Some solved examples based on pairs of straight lines

The following questions use the previous (previous blog)theory, concepts and formulae related to pair of straight lines:

Problem 1:

Prove that the straight lines joining the origin to the points of intersection of the straight line hx + ky =2hk and the curve (x-k)^{2}+(y-h)^{2}=c^{2} are at right angles if h^{2}+k^{2}=c^{2}.

Solution 1:

Making the equation of the curve homogeneous with the help of the equation of the line, we get

x^{2}+y^{2} - 2(kx+hy)(\frac{hx+ky}{2hk})+(h^{2}+k^{2}-c^{2})(\frac{hx+ky}{2hk})^{2}=0, or

4h^{2}k^{2}x^{2} + 4h^{2}k^{2}y^{2}-4hk^{2}x(hx+ky) - 4h^{2}ky(hx+ky)+(h^{2}+k^{2}-c^{2})(h^{2}x^{2}+k^{2}y^{2}+2hxy)=0

This is the equation of the pair of lines joining the origin to the points of intersection of the given line and the curve. They will be at right angles if

coefficient of x^{2} + coefficient of y^{2} is zero, that is,

\Longrightarrow (h^{2}+k^{2})(h^{2}+k^{2}-c^{2})=0

\Longrightarrow h^{2}+k^{2}=c^{2} (since h^{2}+k^{2} \neq 0).

Problem 2:

Prove that the two straight lines (x^{2}+y^{2})(\cos^{2}{\theta}\sin^{2}{\alpha}+\sin^{2}{\theta})=(x\tan{\alpha}+y\sin{\theta})^{2} include an angle 2\alpha.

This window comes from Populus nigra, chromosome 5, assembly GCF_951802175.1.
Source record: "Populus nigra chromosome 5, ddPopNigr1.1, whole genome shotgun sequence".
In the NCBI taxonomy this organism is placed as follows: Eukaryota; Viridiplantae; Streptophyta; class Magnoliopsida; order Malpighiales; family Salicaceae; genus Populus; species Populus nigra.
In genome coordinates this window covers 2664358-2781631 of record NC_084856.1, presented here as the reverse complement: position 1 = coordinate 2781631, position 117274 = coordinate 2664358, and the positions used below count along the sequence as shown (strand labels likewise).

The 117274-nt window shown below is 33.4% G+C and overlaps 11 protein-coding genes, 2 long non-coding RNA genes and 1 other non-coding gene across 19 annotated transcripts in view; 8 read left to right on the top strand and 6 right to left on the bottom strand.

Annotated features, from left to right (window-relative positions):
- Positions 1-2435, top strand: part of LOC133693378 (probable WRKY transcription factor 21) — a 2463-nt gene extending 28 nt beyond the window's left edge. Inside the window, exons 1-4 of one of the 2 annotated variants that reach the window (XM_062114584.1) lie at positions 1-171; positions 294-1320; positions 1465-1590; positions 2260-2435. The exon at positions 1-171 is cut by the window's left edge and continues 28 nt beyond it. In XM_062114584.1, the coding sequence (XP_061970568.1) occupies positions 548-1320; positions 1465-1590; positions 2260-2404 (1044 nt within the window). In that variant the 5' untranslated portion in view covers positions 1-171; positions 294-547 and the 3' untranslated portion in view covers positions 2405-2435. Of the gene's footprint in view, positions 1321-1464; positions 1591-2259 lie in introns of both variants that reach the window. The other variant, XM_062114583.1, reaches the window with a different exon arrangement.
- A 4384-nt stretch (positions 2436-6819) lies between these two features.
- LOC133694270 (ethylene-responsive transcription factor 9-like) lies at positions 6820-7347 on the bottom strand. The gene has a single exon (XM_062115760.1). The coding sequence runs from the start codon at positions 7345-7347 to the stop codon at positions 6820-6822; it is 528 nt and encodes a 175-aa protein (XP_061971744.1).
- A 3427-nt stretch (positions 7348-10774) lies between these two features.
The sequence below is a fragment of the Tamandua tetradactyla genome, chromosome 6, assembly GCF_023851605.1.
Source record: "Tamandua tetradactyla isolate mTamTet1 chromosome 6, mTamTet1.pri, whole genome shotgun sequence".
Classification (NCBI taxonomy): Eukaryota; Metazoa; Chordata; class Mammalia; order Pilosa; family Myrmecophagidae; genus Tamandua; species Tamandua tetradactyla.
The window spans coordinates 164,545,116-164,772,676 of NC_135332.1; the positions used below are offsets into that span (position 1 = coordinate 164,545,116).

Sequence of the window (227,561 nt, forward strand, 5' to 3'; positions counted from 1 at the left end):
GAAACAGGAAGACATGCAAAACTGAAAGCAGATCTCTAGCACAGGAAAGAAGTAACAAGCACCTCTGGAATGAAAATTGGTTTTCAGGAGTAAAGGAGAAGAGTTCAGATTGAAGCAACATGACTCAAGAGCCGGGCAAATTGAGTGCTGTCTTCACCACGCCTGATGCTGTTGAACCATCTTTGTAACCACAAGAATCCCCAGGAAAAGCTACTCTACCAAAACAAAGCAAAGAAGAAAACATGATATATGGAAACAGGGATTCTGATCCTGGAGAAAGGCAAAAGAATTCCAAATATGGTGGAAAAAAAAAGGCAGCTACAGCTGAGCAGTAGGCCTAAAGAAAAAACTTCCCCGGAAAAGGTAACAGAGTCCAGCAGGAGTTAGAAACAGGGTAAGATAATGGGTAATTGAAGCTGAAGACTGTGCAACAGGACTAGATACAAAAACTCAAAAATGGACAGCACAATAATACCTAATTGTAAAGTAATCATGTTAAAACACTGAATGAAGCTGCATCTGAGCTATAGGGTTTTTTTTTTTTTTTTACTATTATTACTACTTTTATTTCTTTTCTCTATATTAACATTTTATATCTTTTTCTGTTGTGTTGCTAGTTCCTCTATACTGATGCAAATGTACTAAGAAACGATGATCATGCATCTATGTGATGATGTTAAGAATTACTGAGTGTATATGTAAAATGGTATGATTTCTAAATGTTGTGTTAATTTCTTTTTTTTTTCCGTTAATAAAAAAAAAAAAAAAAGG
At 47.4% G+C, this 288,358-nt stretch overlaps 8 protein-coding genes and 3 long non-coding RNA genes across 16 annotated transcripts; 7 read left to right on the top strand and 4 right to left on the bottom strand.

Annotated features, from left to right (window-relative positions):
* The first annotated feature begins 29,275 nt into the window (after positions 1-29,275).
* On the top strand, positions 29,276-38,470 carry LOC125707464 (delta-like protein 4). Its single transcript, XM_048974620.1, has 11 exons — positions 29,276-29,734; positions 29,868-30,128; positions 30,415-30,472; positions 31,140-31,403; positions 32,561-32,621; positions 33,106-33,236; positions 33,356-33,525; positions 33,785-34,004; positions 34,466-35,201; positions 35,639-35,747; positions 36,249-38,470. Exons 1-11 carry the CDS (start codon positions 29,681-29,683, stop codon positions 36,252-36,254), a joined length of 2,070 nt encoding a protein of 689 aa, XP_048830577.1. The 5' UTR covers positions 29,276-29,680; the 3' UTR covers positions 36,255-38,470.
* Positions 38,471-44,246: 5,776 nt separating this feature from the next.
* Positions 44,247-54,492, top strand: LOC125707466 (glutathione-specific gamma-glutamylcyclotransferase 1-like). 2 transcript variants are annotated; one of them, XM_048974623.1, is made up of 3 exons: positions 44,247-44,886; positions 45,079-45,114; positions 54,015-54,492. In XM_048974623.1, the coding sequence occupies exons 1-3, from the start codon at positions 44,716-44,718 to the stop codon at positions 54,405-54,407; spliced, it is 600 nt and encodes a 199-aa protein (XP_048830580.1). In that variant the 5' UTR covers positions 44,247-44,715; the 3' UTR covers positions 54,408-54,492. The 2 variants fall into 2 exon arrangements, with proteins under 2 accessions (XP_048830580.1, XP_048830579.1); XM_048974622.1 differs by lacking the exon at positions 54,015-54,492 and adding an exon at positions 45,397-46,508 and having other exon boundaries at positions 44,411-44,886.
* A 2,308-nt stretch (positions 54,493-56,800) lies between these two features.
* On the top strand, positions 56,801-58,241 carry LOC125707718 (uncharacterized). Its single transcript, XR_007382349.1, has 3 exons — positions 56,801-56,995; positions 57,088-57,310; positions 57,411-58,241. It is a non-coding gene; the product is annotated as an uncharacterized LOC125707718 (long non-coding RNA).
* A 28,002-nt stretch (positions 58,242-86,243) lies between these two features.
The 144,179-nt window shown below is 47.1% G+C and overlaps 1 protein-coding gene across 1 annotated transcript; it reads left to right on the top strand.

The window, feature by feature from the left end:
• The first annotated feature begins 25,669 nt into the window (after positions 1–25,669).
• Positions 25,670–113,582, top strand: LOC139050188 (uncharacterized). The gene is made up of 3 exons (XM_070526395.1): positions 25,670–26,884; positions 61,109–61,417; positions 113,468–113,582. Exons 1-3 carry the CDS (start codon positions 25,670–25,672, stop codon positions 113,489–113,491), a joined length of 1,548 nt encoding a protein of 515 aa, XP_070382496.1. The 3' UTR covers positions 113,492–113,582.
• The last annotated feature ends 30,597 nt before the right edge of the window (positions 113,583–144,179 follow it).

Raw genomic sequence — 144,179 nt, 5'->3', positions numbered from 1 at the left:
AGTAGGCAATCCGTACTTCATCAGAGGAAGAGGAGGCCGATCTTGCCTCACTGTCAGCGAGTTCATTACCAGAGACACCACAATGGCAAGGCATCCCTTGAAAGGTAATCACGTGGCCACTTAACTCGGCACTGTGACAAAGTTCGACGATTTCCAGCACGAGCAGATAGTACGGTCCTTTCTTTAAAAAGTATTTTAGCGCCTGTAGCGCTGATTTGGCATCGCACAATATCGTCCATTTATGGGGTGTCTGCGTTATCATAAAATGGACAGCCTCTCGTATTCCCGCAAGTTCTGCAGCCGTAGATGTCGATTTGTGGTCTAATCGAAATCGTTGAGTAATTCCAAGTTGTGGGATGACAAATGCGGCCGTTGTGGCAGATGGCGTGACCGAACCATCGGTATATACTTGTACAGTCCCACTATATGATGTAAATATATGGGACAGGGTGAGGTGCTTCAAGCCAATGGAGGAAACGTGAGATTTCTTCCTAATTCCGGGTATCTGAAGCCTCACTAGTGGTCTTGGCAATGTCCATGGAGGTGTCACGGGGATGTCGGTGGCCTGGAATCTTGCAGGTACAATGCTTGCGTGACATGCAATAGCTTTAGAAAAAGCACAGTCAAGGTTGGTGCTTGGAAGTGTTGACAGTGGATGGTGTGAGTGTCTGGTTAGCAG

Solution 2:

The given equation can be written as

(\cos^{2}{\theta}\sin^{2}{\alpha} + \sin^{2}{\theta} - \tan^{2}{\alpha})x^{2} + 2\tan{\alpha}\sin{\theta}xy + \cos^{2}{\theta}\sin^{2}{\alpha}y^{2}=0

Here, a=\cos^{2}{\theta}\sin^{2}{\alpha} + \sin^{2}{\theta}-\tan^{2}{\alpha},

b=\cos^{2}{\theta}\sin^{2}{\alpha} and h=\tan{\alpha}\sin{\theta}.

We need to show  that

2\alpha = \arctan {2\frac{\sqrt{h^{2}-ab}}{a+b}}

or \tan{2\alpha} = \frac{2\sqrt{h^{2}-ab}}{a+b}

Now, \frac{2\sqrt{h^{2}-ab}}{a+b}

= \frac{2\sqrt{\tan^{2}{\alpha}\sin^{2}{\theta}-(\cos^{2}{\theta}\sin^{2}{\alpha} + \sin^{2}{\theta}-\tan^{2}{\alpha})\cos^{2}{\theta}\sin^{2}{\alpha}}}{2\cos^{2}{\theta}\sin^{2}{\alpha}+\sin^{2}{\theta}-\tan^{2}{\alpha}}

= \frac{2\tan{\alpha}\sqrt{\sin^{2}{\theta}-\cos^{4}{\theta}\sin^{2}{\alpha}\cos^{2}{\alpha}-\sin^{2}{\theta}\cos^{2}{\theta}\cos^{2}{\alpha}+\sin^{2}{\alpha}\cos^{2}{\theta}}}{2\cos^{2}{\theta}\sin^{2}{\alpha}+1-\cos^{2}{\theta}-\tan^{2}{\alpha}}

= \frac{2\tan{\alpha}\sqrt{1-\cos^{2}{\theta}-\cos^{4}{\theta}{\cos^{2}{\alpha(1-\cos^{2}{\alpha})-(1-\cos^{2}{\theta})\cos^{2}{\theta}\cos^{2}{\alpha}+(1-\cos^{2}{\alpha})\cos^{2}{\theta}}}}}{1-\tan^{2}{\alpha}-\cos^{2}{\theta}(1-2\sin^{2}{\alpha})}

=\frac{2\tan{\alpha}\sqrt{1+\cos^{4}{\theta}\cos^{4}{\alpha}-2\cos^{2}{\theta}\cos^{2}{\alpha}}}{1-\tan^{2}{\alpha}-\cos^{2}{\theta}(\cos^{2}{\theta}-\sin^{2}{\alpha})}

= \frac{2\tan{\alpha}(1-\cos^{2}{\theta}\cos^{2}{\alpha})}{(1-\tan^{2}{\alpha})(1-\cos^{2}{\theta}\cos^{2}{\alpha})}=\tan{2\alpha}

Hence, the given lines include an angle 2\alpha.

More later,

Nalin Pithwa.

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